Photo by Ken Ohsawa
I’m going to say something that might rub some self-assured and independent women the wrong way:
It’s sucks not getting hit on.
For those of you who have ever worked in any sort of customer service/hospitality industry, I think it’s fair to say that a little flirtation in the midst of a 6 to 12 hour work shift is a welcome break from complaints, crying children, and precocious parents. If not, that’s fine, we’re two very different people. But I think it’s nice. Not to mention, if you do it properly, you can get your way while the customer still thinks they’re right (the sole reason Earl’s girls exist).
A little witty repartee in the midst of a rush. A wink while walking by. A 25% tip. A number on a napkin. These are the things that make 15 minute increments go by faster.
Unless you work for Disney. Where not only are a dismal 5% of your guests young and single (and even then, they’re usually with family), but you also have to wear a costume. Which in my case, is a mortifying one. Sometimes I don’t even realize I’m dealing with a good looking person until I’m sprinkling their ride with pixie dust and they just give me this look like … where does your kind even come from?
I’d like to know the answer to that question myself. As someone who spends a fair amount of time figuring out what flatters what best and working it accordingly, I can very certainly tell you that high waisted green shorts with a 70,000 inch inseam accompanied by a neck buttoned polyester blouse, white ankle socks, and black runners is not it.
“It doesn’t even look like you” said a friend when I showed her a picture (it’s on Twitter for the world to see, in case you’re just dying to know just how ugly it is).
I know. I know it doesn’t. Just wait until you see me in my rain gear.
The appearance guidelines provide very little wiggle room when it comes to how attractive I can attempt to make myself. There’s only so much one can do within the confines of “no perfume, natural looking make up, one earring in each ear on the lowest part of the ear lobe, natural color nail polish, & no extreme hair styles.”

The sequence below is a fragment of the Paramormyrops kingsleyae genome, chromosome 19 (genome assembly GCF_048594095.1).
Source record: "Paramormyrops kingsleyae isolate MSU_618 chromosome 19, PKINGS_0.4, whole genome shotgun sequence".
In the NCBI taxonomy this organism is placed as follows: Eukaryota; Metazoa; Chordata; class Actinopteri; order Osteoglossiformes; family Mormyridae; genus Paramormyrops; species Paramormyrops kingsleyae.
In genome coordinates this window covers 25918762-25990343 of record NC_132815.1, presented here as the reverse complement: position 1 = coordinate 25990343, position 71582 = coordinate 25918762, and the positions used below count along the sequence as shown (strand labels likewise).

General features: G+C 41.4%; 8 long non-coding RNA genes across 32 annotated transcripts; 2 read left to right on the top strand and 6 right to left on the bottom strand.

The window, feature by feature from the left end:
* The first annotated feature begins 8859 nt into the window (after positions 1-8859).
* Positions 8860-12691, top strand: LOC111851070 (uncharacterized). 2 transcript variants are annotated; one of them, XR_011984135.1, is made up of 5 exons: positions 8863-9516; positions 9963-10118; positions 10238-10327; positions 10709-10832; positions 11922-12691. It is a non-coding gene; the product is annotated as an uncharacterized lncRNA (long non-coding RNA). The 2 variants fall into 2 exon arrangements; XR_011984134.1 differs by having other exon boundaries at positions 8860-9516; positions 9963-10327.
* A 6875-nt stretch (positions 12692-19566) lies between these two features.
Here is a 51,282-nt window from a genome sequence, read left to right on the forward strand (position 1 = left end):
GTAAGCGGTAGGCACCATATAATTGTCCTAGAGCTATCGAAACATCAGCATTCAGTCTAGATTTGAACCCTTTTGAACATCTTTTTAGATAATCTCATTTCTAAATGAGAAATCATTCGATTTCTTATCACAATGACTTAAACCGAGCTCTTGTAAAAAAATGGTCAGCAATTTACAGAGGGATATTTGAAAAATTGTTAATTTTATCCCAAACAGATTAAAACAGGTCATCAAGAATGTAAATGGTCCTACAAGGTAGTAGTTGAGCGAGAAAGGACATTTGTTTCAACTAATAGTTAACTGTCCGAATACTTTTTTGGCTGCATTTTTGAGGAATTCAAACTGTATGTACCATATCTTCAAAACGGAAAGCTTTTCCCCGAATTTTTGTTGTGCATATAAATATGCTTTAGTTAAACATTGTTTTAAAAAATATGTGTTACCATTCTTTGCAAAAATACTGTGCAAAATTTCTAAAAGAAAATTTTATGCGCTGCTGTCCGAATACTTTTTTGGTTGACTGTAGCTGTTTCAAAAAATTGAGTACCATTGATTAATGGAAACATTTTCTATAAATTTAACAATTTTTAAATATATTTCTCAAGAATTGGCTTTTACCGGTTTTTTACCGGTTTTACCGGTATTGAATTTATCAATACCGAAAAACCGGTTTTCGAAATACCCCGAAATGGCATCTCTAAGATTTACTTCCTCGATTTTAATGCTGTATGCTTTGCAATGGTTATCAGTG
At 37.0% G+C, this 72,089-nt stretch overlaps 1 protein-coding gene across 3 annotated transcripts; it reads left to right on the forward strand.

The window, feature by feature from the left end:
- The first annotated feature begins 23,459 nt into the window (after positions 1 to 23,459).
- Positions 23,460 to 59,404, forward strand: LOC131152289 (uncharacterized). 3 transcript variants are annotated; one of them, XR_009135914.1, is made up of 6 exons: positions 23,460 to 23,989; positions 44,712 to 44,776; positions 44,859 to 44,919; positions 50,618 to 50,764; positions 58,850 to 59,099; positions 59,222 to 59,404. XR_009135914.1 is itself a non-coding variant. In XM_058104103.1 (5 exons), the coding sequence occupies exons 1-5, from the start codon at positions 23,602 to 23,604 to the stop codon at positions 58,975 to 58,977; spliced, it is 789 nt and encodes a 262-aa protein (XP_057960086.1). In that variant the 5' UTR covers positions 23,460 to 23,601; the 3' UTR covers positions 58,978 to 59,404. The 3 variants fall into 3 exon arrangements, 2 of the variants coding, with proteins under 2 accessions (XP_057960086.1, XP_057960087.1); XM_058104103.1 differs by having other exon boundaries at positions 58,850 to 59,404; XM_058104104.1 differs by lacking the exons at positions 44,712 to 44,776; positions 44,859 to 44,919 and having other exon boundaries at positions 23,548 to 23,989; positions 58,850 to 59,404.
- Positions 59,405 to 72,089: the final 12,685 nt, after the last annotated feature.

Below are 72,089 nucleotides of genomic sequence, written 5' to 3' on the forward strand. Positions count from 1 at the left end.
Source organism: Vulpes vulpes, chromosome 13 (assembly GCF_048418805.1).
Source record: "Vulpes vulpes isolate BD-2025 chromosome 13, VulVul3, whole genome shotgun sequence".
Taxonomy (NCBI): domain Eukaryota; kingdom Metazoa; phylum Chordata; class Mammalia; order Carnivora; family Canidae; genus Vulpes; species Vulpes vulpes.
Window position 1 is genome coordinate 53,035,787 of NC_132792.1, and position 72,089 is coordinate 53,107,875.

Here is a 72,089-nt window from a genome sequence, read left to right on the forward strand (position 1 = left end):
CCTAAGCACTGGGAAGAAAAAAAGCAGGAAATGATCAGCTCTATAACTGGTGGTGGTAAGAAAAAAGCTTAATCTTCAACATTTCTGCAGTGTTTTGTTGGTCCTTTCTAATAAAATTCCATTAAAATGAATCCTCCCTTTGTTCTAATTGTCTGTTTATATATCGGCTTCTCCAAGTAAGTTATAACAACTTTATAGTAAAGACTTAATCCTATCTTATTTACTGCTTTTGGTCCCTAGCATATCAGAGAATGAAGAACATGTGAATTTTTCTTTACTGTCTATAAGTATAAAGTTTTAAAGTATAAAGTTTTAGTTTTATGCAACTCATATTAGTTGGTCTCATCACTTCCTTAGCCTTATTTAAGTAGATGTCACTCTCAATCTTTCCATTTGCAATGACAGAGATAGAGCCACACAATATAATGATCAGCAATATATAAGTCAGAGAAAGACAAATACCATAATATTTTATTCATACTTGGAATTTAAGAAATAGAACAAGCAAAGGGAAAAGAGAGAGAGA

But dammit, I have to keep trying. Because I’ve learned something about how people view your opinion when you’re an ugly duckling in Octoberfest attire: they don’t. They don’t view your opinion, nor do they want it even when they ask you for it. When you look ugly, people are mean to you.
I’m not trying to say I normally don’t look ugly, but I get by OK. And whatever number I usually am on that 1 to 10 scale is now halved. Yesterday, it was less than half, because I had a nap before my shift and accidentally woke up without time to put on make up. And do you want to know what happened? I got tackled by an East Indian woman who didn’t like my ‘system’. Literally, on the ground in the rain with a woman in a burka.
I’m sure there’s a huge part of this that has nothing to do with me and how I look. People get stressed out and have bad days and they get downright rude. But because everything is always about me, I’m going to conclude that when one is an ugly duckling, there are more battles to fight. People get stressed out and have bad days and spit at my feet, but they never talk back to Cinderella. Because she’s an 8.